The bi-daily trips to the Phuket ER have brought fond and hilarious memories of the time Alyssa and I found ourselves in an Emergency Room during our first week in Beirut…

April 2009 – Downtown Beirut.

…but I’ll tell you about that tomorrow.

Meanwhile, check out the Fighter Guy’s blog – it’s really good and he writes a lot about life in Thailand:

Tuesday, May 11, 2010

Taxi to Thai Embassy

May 2010 – Kuala Lumpur, Malaysia. Suria Mall in KL City Center.

10 May 2010 – Kuala Lumpur, Malaysia

“Where you from? …. I think America?” The Malaysian taxi driver asked as I got situated in the back seat.

“Good guess!” I was impressed. It’s been ages since anyone guessed correctly – it’s usually UK or Australia. [bxA]

“I can tell by your slang.”

“Really? What slang gave it away?”

He paused then said, “You said ‘how much—‘ …you speak very simply…”

I flashed on myself marching up to the taxi queue outside the Suria KLCC mall and asking, “How much to take me to the Thai Embassy?”

He continued, “Brits are not simple they say many words,” then he mimicked a British accent, “hello, sir, I was wondering—“

I interjected in a British accent, “yes, good day sir, I was wondering if you could please tell me---" and we erupted into giggles, delighted by our terrible impersonations of proper Brits. I flashed back on my London days where I learned, begrudgingly, that I could only assign work to my analysts after I politely inquired about their weekend or some other polite pleasantry.

The taxi driver put his hand to his neck, touching his glands and continued, “Brits speak from the back of throat,” he said in a low, nearly inaudible throaty voice. I flashed on a very smart Thai woman, my Phuket tailor’s English speaking sister, who told me the exact same thing and did a brilliant impersonation of a British person speaking from the back of the throat, barely moving the lips. She had asked me to talk to her so she could listen to me enunciate my words.

He pointed to the radio and said it was American music. It was a female pop artist. I had just read an article at a Malaysian hair salon about someone named Kesha who I assumed was Lady Gaga since I don’t actually know what’s going on in that world.

American pop stars: Kesha Lady Gaga

“I like rock,” the taxi driver announced, “Scorpions, the Eagles, Hotel California, Rob—"

“Yeah, me too,” I concurred, “did you say Rob Zombie?”

“Yes, I like Rob Zombie.”

“We must be about the same age.”

“When I drink beer and whiskey, I listen to rock.”

“I don’t like whiskey. I like tequila.” I then giggled freely as if Alyssa were in the taxi with me, getting my inside joke.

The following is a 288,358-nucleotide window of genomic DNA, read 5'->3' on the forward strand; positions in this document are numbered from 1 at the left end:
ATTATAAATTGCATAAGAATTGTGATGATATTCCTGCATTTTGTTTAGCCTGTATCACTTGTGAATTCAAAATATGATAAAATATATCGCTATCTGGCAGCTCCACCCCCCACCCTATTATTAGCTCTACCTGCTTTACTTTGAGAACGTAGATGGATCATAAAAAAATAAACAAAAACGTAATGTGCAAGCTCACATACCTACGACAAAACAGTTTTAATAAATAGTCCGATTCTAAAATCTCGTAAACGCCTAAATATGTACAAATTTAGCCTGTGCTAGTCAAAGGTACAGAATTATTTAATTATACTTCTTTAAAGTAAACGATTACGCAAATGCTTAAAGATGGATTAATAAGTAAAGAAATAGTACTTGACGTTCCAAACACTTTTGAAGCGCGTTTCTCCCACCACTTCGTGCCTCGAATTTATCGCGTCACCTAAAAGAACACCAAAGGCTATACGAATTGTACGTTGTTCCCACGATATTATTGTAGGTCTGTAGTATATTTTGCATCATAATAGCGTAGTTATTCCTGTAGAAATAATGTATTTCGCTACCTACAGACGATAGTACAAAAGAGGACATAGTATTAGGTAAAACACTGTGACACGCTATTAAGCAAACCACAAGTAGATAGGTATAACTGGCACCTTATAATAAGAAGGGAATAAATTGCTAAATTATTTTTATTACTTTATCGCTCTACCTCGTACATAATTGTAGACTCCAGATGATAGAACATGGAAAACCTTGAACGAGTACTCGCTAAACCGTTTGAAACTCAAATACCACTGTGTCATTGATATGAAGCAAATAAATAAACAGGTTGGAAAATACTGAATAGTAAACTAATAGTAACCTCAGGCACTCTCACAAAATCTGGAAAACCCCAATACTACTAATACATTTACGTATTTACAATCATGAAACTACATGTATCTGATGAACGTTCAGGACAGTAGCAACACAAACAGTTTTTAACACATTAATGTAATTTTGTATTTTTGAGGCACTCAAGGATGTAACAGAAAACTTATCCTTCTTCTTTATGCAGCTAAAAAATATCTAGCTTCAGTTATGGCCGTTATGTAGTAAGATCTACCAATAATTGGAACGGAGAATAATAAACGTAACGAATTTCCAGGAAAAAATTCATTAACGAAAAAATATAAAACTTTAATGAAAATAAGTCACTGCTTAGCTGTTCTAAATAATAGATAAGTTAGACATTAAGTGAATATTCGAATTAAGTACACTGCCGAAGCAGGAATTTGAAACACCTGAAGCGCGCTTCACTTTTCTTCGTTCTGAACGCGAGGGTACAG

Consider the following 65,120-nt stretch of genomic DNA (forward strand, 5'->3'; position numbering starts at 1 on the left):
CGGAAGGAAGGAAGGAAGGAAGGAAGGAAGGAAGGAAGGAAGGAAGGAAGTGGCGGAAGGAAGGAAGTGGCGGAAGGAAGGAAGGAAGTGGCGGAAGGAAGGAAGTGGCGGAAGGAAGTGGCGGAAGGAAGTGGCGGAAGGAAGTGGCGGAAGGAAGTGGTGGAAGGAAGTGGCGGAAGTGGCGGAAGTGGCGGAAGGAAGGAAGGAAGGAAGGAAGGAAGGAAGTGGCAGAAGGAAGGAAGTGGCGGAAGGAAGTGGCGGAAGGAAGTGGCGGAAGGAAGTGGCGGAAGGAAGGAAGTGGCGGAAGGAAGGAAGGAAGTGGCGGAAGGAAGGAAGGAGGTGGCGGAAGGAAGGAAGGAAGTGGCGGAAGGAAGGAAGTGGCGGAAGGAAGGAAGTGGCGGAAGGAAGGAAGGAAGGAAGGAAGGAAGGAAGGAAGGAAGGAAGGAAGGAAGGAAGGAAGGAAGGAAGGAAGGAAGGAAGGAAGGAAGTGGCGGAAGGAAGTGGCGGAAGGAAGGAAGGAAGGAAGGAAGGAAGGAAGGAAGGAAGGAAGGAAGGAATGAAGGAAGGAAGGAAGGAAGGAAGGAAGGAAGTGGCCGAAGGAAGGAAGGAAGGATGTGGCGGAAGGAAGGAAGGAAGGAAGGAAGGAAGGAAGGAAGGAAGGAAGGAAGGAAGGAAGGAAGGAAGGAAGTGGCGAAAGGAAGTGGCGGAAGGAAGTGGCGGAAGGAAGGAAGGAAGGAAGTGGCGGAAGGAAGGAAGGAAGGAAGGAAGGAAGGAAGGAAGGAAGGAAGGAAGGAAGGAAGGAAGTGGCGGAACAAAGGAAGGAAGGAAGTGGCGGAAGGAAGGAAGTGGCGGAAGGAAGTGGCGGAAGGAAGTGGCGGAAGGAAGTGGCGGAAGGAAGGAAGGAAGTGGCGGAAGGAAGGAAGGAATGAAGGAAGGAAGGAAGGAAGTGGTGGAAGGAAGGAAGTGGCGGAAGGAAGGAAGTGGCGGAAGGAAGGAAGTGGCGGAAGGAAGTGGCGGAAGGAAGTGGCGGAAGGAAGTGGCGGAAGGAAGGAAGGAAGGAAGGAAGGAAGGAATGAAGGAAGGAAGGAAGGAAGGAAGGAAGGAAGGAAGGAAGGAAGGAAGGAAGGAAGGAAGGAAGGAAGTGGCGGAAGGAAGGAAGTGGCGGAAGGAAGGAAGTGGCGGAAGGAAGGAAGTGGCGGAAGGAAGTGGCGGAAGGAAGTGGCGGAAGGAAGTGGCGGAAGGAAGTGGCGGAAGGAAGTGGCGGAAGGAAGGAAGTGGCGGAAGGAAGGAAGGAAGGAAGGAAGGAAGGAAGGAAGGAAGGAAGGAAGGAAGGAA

“Ahh, Texas girl. Tequila. I like Chivas. And rock ‘n roll.”

He pulled up to the curbside next to the white stone walls around the Royal Thai Embassy. I handed him twenty ringgits.

“Gracias, Texas girl.”

“Kob khun ka,” I said in Thai as I got out of the car.

The embassy was closed for lunch so I found a little Persian restaurant in a small office building. It was freshly painted with enormous posters of Persian patterns and photographs of Iran covering the tall red walls. Malaysian women wearing uniform red polo shirts and red hijabs served Persian food prepared by Iranian men in proper chef’s hats.

Another ordinary day in an extraordinary world…

Saturday, May 8, 2010

Elephants & Intelligence

8 May 2010 - Colombo, Sri Lanka

I'm sitting at the Coffee Bean at Colombo Bandaranaike International Airport using free wifi drinking terrible coffee. Have been up since 4:30am. Still grappling with the whole blog thing, but trying to push through it. Have had an incredible adventure in Sri Lanka and wrote a few blogposts I haven't posted. It takes time and I haven't had wifi.

But more difficult is [bxA] the 'appropriateness' question, which I wrote a blogpost about in Thailand but never posted. There are all kinds of problems with blogging, respecting people's privacy, being considerate, being accurate, being politically correct...and being safe.

Last night after like ten days of non-stop talk and giggles, Dirk walked me back to my cheap hotel by the World Trade Center and I suddenly stopped, "oh yeah! Dirk, I forgot to ask! Can I blog about you?"

"Yeah, of course."

"Can I use your name? My blog is public."